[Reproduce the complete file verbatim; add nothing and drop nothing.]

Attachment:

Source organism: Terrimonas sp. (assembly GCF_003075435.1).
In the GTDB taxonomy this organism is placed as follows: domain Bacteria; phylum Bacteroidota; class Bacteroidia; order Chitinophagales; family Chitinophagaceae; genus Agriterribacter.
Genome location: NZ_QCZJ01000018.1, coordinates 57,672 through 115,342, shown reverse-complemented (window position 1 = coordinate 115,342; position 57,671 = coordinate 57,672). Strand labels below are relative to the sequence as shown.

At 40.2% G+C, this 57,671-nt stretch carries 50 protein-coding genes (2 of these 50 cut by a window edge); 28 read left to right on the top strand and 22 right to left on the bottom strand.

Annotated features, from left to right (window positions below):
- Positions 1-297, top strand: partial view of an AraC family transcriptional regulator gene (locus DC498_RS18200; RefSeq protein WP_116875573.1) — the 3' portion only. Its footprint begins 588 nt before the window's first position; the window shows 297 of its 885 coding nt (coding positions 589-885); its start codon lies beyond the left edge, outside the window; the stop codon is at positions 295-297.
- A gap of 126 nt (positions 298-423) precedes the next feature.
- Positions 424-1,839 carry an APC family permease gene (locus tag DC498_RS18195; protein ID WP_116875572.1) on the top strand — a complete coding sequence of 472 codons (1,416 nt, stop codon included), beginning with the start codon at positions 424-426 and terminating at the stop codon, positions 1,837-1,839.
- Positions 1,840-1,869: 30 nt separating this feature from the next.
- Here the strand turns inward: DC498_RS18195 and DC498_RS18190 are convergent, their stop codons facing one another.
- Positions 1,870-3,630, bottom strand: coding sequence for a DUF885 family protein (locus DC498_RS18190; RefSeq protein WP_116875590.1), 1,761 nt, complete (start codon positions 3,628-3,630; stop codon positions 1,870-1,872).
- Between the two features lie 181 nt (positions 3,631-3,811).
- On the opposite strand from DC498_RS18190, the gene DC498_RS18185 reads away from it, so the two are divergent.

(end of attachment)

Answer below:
Source organism: Terrimonas sp. (assembly GCF_003075435.1).
In the GTDB taxonomy this organism is placed as follows: domain Bacteria; phylum Bacteroidota; class Bacteroidia; order Chitinophagales; family Chitinophagaceae; genus Agriterribacter.
Genome location: NZ_QCZJ01000018.1, coordinates 57,672 through 115,342, shown reverse-complemented (window position 1 = coordinate 115,342; position 57,671 = coordinate 57,672). Strand labels below are relative to the sequence as shown.

At 40.2% G+C, this 57,671-nt stretch carries 50 protein-coding genes (2 of these 50 cut by a window edge); 28 read left to right on the top strand and 22 right to left on the bottom strand.

Annotated features, from left to right (window positions below):
- Positions 1-297, top strand: partial view of an AraC family transcriptional regulator gene (locus DC498_RS18200; RefSeq protein WP_116875573.1) — the 3' portion only. Its footprint begins 588 nt before the window's first position; the window shows 297 of its 885 coding nt (coding positions 589-885); its start codon lies beyond the left edge, outside the window; the stop codon is at positions 295-297.
- A gap of 126 nt (positions 298-423) precedes the next feature.
- Positions 424-1,839 carry an APC family permease gene (locus tag DC498_RS18195; protein ID WP_116875572.1) on the top strand — a complete coding sequence of 472 codons (1,416 nt, stop codon included), beginning with the start codon at positions 424-426 and terminating at the stop codon, positions 1,837-1,839.
- Positions 1,840-1,869: 30 nt separating this feature from the next.
- Here the strand turns inward: DC498_RS18195 and DC498_RS18190 are convergent, their stop codons facing one another.
- Positions 1,870-3,630, bottom strand: coding sequence for a DUF885 family protein (locus DC498_RS18190; RefSeq protein WP_116875590.1), 1,761 nt, complete (start codon positions 3,628-3,630; stop codon positions 1,870-1,872).
- Between the two features lie 181 nt (positions 3,631-3,811).
- On the opposite strand from DC498_RS18190, the gene DC498_RS18185 reads away from it, so the two are divergent.